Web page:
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computers, broadband, and social networking

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computers, broadband, and social networking

Four Aging and Health Technology Blog Posts from September, 2021

September 2021 – it got away. But much happened during the month, including the release of the 2021 Linkage technology survey of older adults, rarely fielded and so their tech behavior is poorly understood. Meanwhile, September was a month to consider the business practices of social media monopolist, Facebook – in print (WSJ, Washington Post), on 60 minutes, and as some might say, blah, blah, blah. Will regulation happen? Will people seek a new platform, search for other online photo sites, find an offline hobby, go outside? At this moment, investors doubt anything will change, despite plenty of posturing. Here are the four posts:

AARP Announces Intergenerational Family-Friendly Video App Kinoo as Winner of its Grand Pitch Finale Competition

10/08/2021

WASHINGTON, Oct. 7, 2021 /PRNewswire/ -- AARP Innovation Labs announced Kinoo as the winner of its annual 2021 Grand Pitch Finale, held virtually on September 30th. Kinoo, the $10,000 grand-prize winner, beat out four other startups for this competition.

Chosen as the winner by an online audience, Kinoo is a family-friendly artificial intelligence and augmented reality-infused app that connects grandparents and grandchildren by allowing them to play games together, collaborate on projects and interact through their tablets and smartphones.

Beyond Facebook -- finding other ways to share

Once upon a time, there were photo albums. You know, the kind that have leather-like binders, with plastic covers for the prints. People would buy extra prints for their friends and relatives after a big event like a wedding (remember wedding albums?). Binders would fill bookshelves (remember bookshelves? They once held books). Then along came Facebook so that families could keep up with each other’s kid and dog photos. A study in 2013 noted that this was a bit worrisome -- "people don’t relate well to those constantly sharing photos of themselves." How quaint. It turns out that populations don’t relate well to sharing of political slams, holocaust denials and incitement of riots and genocide. Defensive in the face of the WSJ series, though, Facebook insists things are under control.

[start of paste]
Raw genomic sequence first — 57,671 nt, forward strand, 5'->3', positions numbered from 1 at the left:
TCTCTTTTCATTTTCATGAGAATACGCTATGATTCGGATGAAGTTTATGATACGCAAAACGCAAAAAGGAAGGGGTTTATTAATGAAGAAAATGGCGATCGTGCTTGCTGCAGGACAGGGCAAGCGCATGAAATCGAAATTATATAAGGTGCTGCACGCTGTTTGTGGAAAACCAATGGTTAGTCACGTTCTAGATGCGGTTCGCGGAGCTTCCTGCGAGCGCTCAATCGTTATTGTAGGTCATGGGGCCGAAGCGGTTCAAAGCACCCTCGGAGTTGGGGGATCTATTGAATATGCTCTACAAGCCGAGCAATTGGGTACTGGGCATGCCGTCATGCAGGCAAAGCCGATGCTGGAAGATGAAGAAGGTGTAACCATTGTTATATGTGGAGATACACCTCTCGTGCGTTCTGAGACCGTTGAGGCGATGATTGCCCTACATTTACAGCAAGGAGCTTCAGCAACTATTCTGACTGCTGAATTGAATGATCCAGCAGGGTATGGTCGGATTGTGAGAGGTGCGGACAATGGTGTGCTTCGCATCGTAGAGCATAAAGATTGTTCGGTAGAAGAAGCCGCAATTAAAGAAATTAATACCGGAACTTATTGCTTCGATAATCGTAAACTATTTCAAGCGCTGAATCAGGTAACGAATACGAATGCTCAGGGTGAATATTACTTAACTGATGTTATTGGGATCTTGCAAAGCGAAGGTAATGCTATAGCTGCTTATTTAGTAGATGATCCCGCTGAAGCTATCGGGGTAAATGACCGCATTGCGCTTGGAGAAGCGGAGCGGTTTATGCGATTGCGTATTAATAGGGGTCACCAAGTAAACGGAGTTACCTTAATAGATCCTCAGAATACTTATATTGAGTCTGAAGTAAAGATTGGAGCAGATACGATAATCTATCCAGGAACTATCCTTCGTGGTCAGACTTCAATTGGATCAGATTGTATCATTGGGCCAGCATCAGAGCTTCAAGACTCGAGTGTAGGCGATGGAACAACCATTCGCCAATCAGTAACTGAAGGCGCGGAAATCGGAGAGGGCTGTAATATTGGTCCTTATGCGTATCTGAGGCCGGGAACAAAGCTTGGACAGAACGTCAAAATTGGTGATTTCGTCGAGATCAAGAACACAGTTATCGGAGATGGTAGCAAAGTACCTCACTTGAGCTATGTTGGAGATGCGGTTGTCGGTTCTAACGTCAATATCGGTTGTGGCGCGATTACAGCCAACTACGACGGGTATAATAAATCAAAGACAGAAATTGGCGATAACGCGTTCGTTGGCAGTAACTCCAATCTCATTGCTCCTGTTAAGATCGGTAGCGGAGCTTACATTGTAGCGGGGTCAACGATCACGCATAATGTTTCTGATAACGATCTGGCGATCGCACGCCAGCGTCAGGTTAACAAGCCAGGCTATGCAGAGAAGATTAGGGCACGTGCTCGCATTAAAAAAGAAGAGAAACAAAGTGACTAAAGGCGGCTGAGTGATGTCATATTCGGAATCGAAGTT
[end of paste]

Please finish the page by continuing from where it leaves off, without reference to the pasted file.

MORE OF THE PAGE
Consider Facebook and its negative impact on young and old

Shining a harsh light on Facebook – the company. Founded by a near-teenager in 2004, the company is a social networking monopoly, with 91% of revenue in that market that includes messaging (What’s App, Facebook Messenger). It also owns Instagram (one-quarter of its 2019 revenue). With 1.84 billion daily users, it is top of mind for marketers – and some 200 million small businesses reach their customers nearly exclusively through its platform. It is a regular news source, though ironically not trusted for political news. The news about Facebook is more compelling than the news from Facebook – including this week’s Wall Street Journal reports of Facebook applying different rules to a select subset (5.8 million) of its users, including allowing them posts that include harassment, inciting to violence or other bad behavior. Who uses Facebook? Well, most people, according to Pew: Facebook is used by 77% of US women, versus 61% of US men, with women aged 25-34 representing the biggest user group. Older adult usage of Facebook has dropped from 62% of the 65+ in 2016 to 50% in 2021. But that could be the result of family migration to Instagram for photo sharing.

GrandCare Expands New Branch in Southern California to Support Rapid Growth

09/07/2021

GrandCare Systems, a leading connected health and resident engagement platform for senior care and disability providers, announced today the opening of new offices in north San Diego County, California. This expansion is due in part to a significant growth in the company’s sales, new partnerships with payers and disability service providers, and the integration of new products and services.

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